China prompts Hong Kong back­lash fear

Baltimore Sun - - NATION & WORLD - By Gerry Shih and Kelvin Chan

BEI­JING — China’s top leg­is­la­ture took the rare step Mon­day of in­ter­ven­ing di­rectly in a lo­cal Hong Kong po­lit­i­cal dis­pute by ef­fec­tively bar­ring two legally elected separatist law­mak­ers from tak­ing of­fice, set­ting the stage for fur­ther tur­moil in the semi­au­tonomous city.

Bei­jing moved to deny the two a sec­ond chance to take their oaths af­ter be­ing dis­qual­i­fied on their ini­tial at­tempt last month for us­ing anti-China in­sults and foul lan­guage. But the ma­neu­ver cir­cum­vented Hong Kong’s courts, rais­ing fears that the city’s in­de­pen­dent ju­di­ciary is be­ing un­der­mined.

The de­ci­sion was in­tended to nip in the bud the rise of separatist sen­ti­ment, but it has raised the specter of more po­lit­i­cal un­rest in Hong Kong. Ma­jor street demon­stra­tions two years ago failed to win greater democ­racy but spawned an in­de­pen­dence move­ment.

On Sun­day, thou­sands ral­lied against the an­tici- pated Chi­nese gov­ern­ment an­nounce­ment. Po­lice used pep­per spray and ba­tons against demon­stra­tors try­ing to reach Bei­jing’s li­ai­son of­fice. Four peo­ple were ar­rested, and two of­fi­cers were in­jured, po­lice said.

The U.S. State De­part­ment ex­pressed dis­ap­point­ment over Mon­day’s developments and voiced strong sup­port for Hong Kong’s Leg­isla­tive Coun­cil and in­de­pen­dent ju­di­ciary.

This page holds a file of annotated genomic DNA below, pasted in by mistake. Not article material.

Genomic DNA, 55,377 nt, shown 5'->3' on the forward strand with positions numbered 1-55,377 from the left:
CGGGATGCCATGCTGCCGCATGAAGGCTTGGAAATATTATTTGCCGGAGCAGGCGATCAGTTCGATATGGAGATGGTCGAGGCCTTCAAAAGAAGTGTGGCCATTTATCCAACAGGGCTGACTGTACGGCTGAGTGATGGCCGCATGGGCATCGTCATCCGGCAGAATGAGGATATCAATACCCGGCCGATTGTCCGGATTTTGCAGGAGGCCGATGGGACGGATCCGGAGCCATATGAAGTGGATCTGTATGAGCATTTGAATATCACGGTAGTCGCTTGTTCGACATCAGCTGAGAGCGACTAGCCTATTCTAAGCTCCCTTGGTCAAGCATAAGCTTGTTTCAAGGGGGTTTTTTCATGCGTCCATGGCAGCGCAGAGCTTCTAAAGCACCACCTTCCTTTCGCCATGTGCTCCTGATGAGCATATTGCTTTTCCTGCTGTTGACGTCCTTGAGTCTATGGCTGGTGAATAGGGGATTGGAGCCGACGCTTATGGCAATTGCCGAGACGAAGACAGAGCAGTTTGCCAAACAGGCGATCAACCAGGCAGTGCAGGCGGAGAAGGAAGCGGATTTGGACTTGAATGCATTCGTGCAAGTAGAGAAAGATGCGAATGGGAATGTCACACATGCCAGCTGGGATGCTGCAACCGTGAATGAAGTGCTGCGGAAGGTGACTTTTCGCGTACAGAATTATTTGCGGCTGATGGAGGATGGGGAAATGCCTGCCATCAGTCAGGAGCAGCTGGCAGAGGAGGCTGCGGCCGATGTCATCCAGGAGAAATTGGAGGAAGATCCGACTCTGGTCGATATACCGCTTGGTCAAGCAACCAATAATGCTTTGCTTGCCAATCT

“We be­lieve that an open so­ci­ety with the high­est pos­si­ble de­gree of au­ton­omy and gov­ern­ment by the rule of law is es­sen­tial for Hong Kong’s con­tin­ued sta­bil­ity and pros­per­ity,” spokesman Mark Toner told re­porters in Wash­ing­ton.

The dis­pute cen­ters on pro-in­de­pen­dence law­mak­ers Six­tus Le­ung, 30, and Yau Wai-ching, 25, who al­tered their oaths to in­sert a dis­parag­ing Ja­panese ex­pres­sion for China. Dis­play­ing a flag read­ing “Hong Kong is not China,” they vowed to de­fend the “Hong Kong na­tion.” Their oaths were ruled in­valid, and sub­se­quent at­tempts have re­sulted in may­hem in the Leg­isla­tive Coun­cil’s weekly ses­sions as the coun­cil’s pres­i­dent re­fused to let them try again un­til the gov­ern­ment’s le­gal chal­lenge is set­tled.

But Bei­jing de­cided to act more quickly. The Stand­ing Com­mit­tee of the Na­tional Peo­ple’s Congress, the coun­try’s top leg­isla­tive panel, is­sued a rul­ing on a sec­tion of Hong Kong’s Ba­sic Law, or mini­con­sti­tu­tion, cov­er­ing oaths taken by of­fi­cials. It said talk of in­de­pen­dence for Hong Kong is in­tended to “di­vide the coun­try” and that those who ad­vo­cate in­de­pen­dence are dis­qual­i­fied from elec­tion.

It’s the first time Bei­jing has stepped in to block elected Hong Kong law­mak­ers from tak­ing of­fice, or has in­ter­preted the Ba­sic Law be­fore a Hong Kong court has de­liv­ered a rul­ing on a case.

“For the young peo­ple this is go­ing to def­i­nitely cre­ate a back­lash. This is go­ing to fur­ther fuel the in­de­pen­dence move­ment,” said Sam­son Yuen, a pol­i­tics lec­turer at the Open Univer­sity of Hong Kong.

ISAAC LAWRENCE/GETTY-AFP

Hong Kong has seen un­rest in sup­port of two separatist law­mak­ers now barred by China.

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